Ploughman’s research uncovered all of these quotations except for one, which is in a catena published by Mai in a German magazine, the Zeitschrift fur die neutestamentliche Wissenschaft, edited by Dr. Erwin Preuschen in Darmstadt in 1901. Eusebius was not content merely to cite the verse in this form, but he more than once commented on it in such a way as to show how much he confirmed the wording “in my name”. Thus, in his Demonstratio Evangelica he wrote the following:
For he did not enjoin them “to make disciples of all the nations” simply and without qualification, but with the essential addition “in his name”. For so great was the virtue attaching to his appellation that the Apostle says, "God bestowed on him the name above every name, that in the name of Jesus every knee shall bow of things in heaven and on earth and under the earth." It was right therefore that he should emphasize the virtue of the power residing in his name but hidden from the many, and therefore say to his Apostles, "Go ye, and make disciples of all the nations in my name.’ (col. 240, p. 136)
Conybeare proceeded, in Hibbert Journal, 1902:
It is evident that this was the text found by Eusebius in the very ancient codices collected fifty to a hundred and fifty years before his birth by his great predecessors. Of any other form of text he had never heard and knew nothing until he had visited Constantinople and attended the Council of Nice. Then in two controversial works written in his extreme old age, and entitled, the one ‘Against Marcellus of Ancyra,’ and the other ‘About the Theology of the Church,’ he used the common reading. One other writing of his also contains it, namely a letter written after the Council of Nice was over, to his seer of Caesurae.
In his Textual Criticism of the New Testament Conybeare wrote:
It is clear therefore, that of the manuscripts which Eusebius inherited from his predecessor, Pamphilus, at Caesurae in Palestine, some at least preserved the original reading, in which there was no mention either of baptism or of Father, Son and Holy Ghost. It has been conjectured by Dr. David-son, Dr. Martineau, by the Dean of Westminster, and by Prof. Harnack (to mention but a few names of the many) that here the received text could not contain the very words of Jesus - this long before anyone except Dr. Burgon, who kept the discovery to himself, had noticed the Eusebian form of the reading.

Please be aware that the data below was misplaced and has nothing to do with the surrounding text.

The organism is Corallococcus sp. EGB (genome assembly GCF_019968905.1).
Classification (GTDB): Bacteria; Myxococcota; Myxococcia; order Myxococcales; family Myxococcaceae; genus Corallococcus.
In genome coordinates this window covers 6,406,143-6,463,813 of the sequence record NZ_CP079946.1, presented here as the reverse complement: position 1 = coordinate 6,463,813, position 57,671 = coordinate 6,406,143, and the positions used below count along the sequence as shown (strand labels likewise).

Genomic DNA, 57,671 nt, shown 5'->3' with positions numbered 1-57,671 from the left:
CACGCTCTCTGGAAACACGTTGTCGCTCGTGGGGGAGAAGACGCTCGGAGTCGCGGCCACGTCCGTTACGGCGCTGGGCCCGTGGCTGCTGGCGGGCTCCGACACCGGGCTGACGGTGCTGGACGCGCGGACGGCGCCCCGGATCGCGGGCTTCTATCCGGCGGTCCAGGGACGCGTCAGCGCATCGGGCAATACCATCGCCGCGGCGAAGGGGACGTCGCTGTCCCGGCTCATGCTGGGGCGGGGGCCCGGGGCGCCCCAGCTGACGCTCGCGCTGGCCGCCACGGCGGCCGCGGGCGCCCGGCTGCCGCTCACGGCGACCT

Naturally an objection was raised by Dr. Chase, Bishop of Ely, who argued that Eusebius indeed found the traditional text in his manuscripts, but substituted the briefer wording in his works for fear of vulgarizing the “sacred” Trinitarian wording. Interestingly, a modern Bishop revived the very argument used 150 years earlier, in support of the forged text of 1 John 5:7-8:
For there are three that bear record in heaven, the Father, the Word, and the Holy Ghost: and these three are one. And there are three that bear witness in earth, the spirit, and the water, and the blood: and these three agree in one.
According to Porson (in a preface to his Letters):
Bengel...allowed that the words (The Three Witnesses) were in no genuine manuscripts...Surely then, the verse is spurious! No! This learned man finds a way of escape. ‘The passage was of so sublime and mysterious a nature that the secret discipline of the Church withdrew it from the public books, till it was gradually lost.’ Under what a lack of evidence must a critic labor who resorts to such an argument!?
Conybeare continued, refuting the argument of the Bishop of Ely:
It is sufficient answer to point out that Eusebius’ argument, when he cites the text, involves the text ‘in my name.’ For, he asks, ‘in whose name?’ and answers that it was the name spoken of by Paul in his Epistle to the Philippians 2:10.
Finally, the Encyclopedia of Religion and Ethics states:
The facts are, in summary, that Eusebius quotes Matthew 28:19 twenty-one times, either omitting everything between ‘nations’ and ‘teaching,’ or in the form ‘make disciples of all the nations in my name,’ the latter form being the more frequent.
Having considered the evidence of Eusebius, let us also consider some other early writers.
Other Early Writings